While at a British Guild of Beer Writers summer party, I indulged in various conversations to see if there was any other ‘pub fiction’ out there to hang my #pubfiction hashtag onto. After a good number of chats, and I daresay, ales, I finally found one. Michael Clarke told me about a book written by his fellow-member of the Aylesbury CAMRA group, Charlie Mackle. It was not originally meant to be a book, but was a series of short stories that were published in the Aylesbury CAMRA monthly magazine, Swan Supping, and these were later collated together into ‘The Gravediggers Arms’ book. I thanked Mike for the tip, ordered a copy from Amazon, then promised to write a review. So here it is.
‘The Gravediggers Arms’ is not only the title of the book, but also the name of the pub in which all of the proceedings are based. In some ways this could be viewed as contender for the worst pub in the world. Falling apart, unclean to scientifically challenging levels, and frequented by regulars with an unhealthy reliance on the beers purveyed within these walls, this is the pub where we follow the adventures of its landlords and clientele in each chapter. And what beers we find there! Much of what is sold between these four walls is brewed on-premises and, for increasingly obvious reasons, are not likely to be widely available in the country as a whole any time soon. The names, as well as their ingredients, do little to add to their marketing potential, but do provide amusement to the reader, such as Fit Shaced, Undescended Gonad and Ring of Fire, the latter being a particularly ominously-named effort, and not only for the chilli added to the brew at the last-minute.
So, this is not meant to be a realistic look at the daily life of a local pub. This, after, all is a place where the CAMRA LocAle groups have paramilitary wings, and that’s not true, right? No, it is more a fantasy pub that has all the aspects of pub-life ramped up to the max. Which is no criticism. What the book manages to do is still reveal aspects we recognise from our own locals from within these exaggerations, as we read about the mad goings-on within The Gravediggers. From the ales that are strange beyond imagination but still sell to the enthusiastic locals, the real ale tickers, who have to drink everything out there at least once, to the sparsely populated Lounge area, where to local toffs occasionally visit, at great expense.
And you also can’t help but root for James and Mazz, our two heroes who run this place. James ends up in charge by being pressured into it by devious local businessmen and through lack of anything better to do, but it is Mazz, who has to look for an alternative career to that of being a mime artist, who finds that she has a particular talent for running this place. It is rarely smooth running though. The pub relies heavily on its few local regulars, who seem to be there more than the staff, and so the place is constantly trying to reinvent itself, trying the latest zeitgeist in the quest for success, or survival at least. Many of these schemes, in fact all of these, are doomed to failure, such as the fad for not banning mobile phones but actually only allowing conversation on mobile phones. They may not be natural business people, but at least they give it a go!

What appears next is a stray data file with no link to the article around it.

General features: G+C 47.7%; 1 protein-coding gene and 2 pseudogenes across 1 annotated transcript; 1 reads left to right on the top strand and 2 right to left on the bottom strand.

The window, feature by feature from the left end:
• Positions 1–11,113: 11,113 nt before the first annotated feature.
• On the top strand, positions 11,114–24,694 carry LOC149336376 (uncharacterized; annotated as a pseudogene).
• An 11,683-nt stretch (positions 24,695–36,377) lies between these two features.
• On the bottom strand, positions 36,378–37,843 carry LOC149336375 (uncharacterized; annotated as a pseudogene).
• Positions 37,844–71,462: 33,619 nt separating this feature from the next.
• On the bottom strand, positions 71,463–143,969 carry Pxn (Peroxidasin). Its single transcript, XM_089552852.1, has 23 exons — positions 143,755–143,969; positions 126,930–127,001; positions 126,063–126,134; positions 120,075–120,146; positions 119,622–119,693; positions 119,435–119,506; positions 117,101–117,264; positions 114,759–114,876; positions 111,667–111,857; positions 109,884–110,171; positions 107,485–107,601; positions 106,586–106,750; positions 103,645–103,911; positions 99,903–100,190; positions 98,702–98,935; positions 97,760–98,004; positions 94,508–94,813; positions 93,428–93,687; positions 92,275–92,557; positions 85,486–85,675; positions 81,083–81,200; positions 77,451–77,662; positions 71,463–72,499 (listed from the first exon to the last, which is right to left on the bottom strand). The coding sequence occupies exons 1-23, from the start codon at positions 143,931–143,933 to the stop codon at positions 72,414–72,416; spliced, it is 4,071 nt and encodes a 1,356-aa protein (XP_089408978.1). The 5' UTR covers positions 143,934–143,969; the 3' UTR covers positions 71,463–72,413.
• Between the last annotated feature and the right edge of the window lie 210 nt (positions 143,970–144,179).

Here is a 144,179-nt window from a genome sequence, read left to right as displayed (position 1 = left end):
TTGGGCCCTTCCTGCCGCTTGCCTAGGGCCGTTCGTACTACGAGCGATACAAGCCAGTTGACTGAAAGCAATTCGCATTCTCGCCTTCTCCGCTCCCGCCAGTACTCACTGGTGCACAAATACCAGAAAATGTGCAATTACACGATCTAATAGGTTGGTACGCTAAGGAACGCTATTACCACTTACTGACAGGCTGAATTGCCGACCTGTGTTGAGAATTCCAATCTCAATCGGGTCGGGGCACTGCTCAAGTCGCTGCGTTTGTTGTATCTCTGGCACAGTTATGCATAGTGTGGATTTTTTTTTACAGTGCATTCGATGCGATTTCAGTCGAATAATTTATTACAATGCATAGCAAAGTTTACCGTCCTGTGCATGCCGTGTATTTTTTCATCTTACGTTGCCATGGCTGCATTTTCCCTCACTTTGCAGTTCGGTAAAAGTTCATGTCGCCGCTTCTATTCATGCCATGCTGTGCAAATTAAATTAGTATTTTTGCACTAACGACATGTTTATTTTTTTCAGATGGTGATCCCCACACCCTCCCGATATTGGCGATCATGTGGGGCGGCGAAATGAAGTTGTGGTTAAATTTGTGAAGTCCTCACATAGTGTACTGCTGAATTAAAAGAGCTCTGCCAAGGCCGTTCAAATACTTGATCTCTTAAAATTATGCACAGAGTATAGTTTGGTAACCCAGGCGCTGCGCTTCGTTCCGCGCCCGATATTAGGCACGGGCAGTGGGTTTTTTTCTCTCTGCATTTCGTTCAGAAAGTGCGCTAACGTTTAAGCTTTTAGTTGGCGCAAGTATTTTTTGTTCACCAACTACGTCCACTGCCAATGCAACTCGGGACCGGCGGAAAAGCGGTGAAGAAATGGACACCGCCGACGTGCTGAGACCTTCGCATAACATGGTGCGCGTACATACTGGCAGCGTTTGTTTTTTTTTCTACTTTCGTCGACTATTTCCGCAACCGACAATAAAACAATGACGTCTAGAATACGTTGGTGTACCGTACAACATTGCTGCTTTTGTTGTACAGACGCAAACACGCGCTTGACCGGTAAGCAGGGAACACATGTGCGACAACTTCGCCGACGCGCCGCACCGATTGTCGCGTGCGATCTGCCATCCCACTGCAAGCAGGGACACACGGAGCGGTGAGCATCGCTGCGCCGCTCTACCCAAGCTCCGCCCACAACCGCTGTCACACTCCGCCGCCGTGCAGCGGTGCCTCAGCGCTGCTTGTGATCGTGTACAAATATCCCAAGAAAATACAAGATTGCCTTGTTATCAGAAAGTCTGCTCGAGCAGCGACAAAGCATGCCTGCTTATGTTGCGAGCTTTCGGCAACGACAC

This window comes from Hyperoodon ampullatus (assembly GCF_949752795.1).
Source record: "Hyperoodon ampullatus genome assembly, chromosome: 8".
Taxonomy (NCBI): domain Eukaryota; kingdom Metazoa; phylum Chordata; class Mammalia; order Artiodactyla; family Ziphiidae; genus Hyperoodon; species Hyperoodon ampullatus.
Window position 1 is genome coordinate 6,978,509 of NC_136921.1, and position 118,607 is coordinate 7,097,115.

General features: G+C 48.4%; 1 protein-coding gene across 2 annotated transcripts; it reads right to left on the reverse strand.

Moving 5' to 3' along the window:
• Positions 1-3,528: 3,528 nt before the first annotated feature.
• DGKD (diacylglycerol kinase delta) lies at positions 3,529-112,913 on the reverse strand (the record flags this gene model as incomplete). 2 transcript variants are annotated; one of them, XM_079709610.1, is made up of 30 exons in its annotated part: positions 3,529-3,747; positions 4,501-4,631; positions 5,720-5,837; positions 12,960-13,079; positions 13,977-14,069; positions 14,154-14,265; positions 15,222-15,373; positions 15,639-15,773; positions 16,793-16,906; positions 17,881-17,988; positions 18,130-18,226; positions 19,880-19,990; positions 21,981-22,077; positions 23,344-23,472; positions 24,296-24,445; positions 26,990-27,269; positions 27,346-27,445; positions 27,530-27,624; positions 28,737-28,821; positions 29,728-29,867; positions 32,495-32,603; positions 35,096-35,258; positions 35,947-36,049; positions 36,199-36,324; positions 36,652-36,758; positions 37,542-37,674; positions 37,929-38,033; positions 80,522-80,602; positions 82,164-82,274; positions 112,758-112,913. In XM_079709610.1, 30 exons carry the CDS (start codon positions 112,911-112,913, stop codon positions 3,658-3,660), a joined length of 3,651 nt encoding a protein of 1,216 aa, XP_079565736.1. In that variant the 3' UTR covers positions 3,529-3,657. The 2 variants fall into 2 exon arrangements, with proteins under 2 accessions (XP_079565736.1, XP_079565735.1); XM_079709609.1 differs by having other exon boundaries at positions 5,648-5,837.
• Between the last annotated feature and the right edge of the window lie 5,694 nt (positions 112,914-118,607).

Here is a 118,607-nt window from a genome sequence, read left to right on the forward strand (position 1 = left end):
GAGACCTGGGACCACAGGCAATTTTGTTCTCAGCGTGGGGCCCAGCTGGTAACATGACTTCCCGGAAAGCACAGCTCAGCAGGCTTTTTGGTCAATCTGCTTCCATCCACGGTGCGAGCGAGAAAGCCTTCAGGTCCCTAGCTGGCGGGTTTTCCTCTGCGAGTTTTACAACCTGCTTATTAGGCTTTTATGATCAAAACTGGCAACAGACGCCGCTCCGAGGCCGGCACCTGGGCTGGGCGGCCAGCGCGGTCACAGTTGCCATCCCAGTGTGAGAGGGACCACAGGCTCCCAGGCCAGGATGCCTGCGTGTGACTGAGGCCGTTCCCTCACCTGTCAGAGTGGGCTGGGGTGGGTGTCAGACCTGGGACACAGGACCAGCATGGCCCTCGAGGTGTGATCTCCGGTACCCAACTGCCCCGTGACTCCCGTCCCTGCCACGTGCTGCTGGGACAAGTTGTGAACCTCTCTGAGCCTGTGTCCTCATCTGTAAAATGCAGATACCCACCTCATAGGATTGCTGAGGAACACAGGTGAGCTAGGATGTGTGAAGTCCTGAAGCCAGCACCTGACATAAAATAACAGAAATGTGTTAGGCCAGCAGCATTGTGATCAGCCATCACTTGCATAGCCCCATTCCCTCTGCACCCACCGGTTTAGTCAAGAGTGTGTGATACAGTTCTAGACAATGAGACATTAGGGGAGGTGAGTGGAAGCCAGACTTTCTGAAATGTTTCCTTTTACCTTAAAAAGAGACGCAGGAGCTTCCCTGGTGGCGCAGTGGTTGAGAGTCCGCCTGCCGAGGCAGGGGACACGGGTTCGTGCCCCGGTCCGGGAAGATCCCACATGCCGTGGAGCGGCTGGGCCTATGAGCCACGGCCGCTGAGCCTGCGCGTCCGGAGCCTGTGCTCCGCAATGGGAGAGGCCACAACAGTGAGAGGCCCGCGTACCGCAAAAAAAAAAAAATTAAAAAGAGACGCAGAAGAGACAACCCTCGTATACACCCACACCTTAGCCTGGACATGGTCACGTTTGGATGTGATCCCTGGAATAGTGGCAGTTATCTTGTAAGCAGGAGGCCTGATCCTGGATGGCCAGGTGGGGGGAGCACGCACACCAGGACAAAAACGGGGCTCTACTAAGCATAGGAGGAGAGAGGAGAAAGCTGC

The tone is light and humorous, but the stories are not merely drunken fun however. Each new chapter usually looks at a contemporary issue (at least contemporary when it first appeared in Swan Supping) through the prism of The Gravediggers, and often highlights targets of the author’s ire. Politicians (national and local), celebrities and toffs are all regular subjects of ridicule, but Mr. Mackle perhaps saves his largest criticism for the big breweries and the disappointing fare that they force upon the pub-going public. This is most clear from the almost-carefully named beers they offer, such as ‘Blandweiser‘, or ‘Yellowe Queen‘, which are seen as a fate worse than even the most gruesome of James’ latest experiments.
There are occasional moments of poignancy too if you care to look for them. Like the chapter written on the hundredth anniversary of Work War 1. The locals find an old photo in the walls of the pub, hidden away for years. I confess myself that I like to see old photos in pubs, and have written about them too, so I was particularly moved when we see that this photo is of a bunch of Gravediggers regulars in 1914, just before they headed off to war. We then discover that only two of them came back. “The rest of ’ems just names on the memorial”, one of our old regulars sadly reminds us.
The book’s stories do get steadily more extreme towards the end, but for me the book’s strengths lie where the tales remain just within the realms of a pub that the reader may recognise. But for all the madness within these four walls, it is clear that the real madness resides outside of them. So, the worst pub in the world? Maybe not after all. It is at least one you can’t help going back to, in the pages of this book.
Mazz and James sum it up best themselves while musing about the universe, looking up at the stars from the vantage point of the pub garden. “Just to think,” Mazz says. “Out there in the infinite vastness of space there must be countless pubs, and there will be one just like The Gravediggers.” James replies, “I know the universe is big, but it can’t be that big!” With our pub-universe getting smaller every month, this book serves as a reminder to celebrate these strange and unique places in our own towns and villages while we still can.
You can find this book on Amazon here.